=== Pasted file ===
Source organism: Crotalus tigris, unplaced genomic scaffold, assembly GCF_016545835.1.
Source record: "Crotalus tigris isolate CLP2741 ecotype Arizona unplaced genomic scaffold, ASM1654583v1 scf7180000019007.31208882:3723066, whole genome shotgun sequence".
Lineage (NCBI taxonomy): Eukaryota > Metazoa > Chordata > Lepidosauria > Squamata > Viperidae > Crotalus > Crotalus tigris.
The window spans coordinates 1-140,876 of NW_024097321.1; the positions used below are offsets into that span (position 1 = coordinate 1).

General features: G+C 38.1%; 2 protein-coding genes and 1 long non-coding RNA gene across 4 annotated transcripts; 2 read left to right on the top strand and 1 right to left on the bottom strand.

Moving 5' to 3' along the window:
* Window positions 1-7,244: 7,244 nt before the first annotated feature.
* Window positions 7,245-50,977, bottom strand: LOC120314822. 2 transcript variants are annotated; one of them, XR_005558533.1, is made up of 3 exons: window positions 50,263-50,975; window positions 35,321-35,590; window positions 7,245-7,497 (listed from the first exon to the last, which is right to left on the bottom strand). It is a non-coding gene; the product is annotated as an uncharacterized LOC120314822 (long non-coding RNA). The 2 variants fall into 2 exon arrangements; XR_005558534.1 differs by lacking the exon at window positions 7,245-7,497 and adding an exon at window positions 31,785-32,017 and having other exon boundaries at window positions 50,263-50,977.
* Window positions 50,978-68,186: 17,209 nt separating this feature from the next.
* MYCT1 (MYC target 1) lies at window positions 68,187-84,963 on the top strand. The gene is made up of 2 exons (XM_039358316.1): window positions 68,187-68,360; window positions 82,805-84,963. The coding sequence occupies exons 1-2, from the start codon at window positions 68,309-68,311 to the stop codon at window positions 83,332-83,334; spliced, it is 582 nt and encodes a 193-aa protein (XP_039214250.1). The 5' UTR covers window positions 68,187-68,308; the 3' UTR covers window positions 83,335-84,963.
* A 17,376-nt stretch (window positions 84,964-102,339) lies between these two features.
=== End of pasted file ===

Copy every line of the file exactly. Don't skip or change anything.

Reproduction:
Source organism: Crotalus tigris, unplaced genomic scaffold, assembly GCF_016545835.1.
Source record: "Crotalus tigris isolate CLP2741 ecotype Arizona unplaced genomic scaffold, ASM1654583v1 scf7180000019007.31208882:3723066, whole genome shotgun sequence".
Lineage (NCBI taxonomy): Eukaryota > Metazoa > Chordata > Lepidosauria > Squamata > Viperidae > Crotalus > Crotalus tigris.
The window spans coordinates 1-140,876 of NW_024097321.1; the positions used below are offsets into that span (position 1 = coordinate 1).

General features: G+C 38.1%; 2 protein-coding genes and 1 long non-coding RNA gene across 4 annotated transcripts; 2 read left to right on the top strand and 1 right to left on the bottom strand.

Moving 5' to 3' along the window:
* Window positions 1-7,244: 7,244 nt before the first annotated feature.
* Window positions 7,245-50,977, bottom strand: LOC120314822. 2 transcript variants are annotated; one of them, XR_005558533.1, is made up of 3 exons: window positions 50,263-50,975; window positions 35,321-35,590; window positions 7,245-7,497 (listed from the first exon to the last, which is right to left on the bottom strand). It is a non-coding gene; the product is annotated as an uncharacterized LOC120314822 (long non-coding RNA). The 2 variants fall into 2 exon arrangements; XR_005558534.1 differs by lacking the exon at window positions 7,245-7,497 and adding an exon at window positions 31,785-32,017 and having other exon boundaries at window positions 50,263-50,977.
* Window positions 50,978-68,186: 17,209 nt separating this feature from the next.
* MYCT1 (MYC target 1) lies at window positions 68,187-84,963 on the top strand. The gene is made up of 2 exons (XM_039358316.1): window positions 68,187-68,360; window positions 82,805-84,963. The coding sequence occupies exons 1-2, from the start codon at window positions 68,309-68,311 to the stop codon at window positions 83,332-83,334; spliced, it is 582 nt and encodes a 193-aa protein (XP_039214250.1). The 5' UTR covers window positions 68,187-68,308; the 3' UTR covers window positions 83,335-84,963.
* A 17,376-nt stretch (window positions 84,964-102,339) lies between these two features.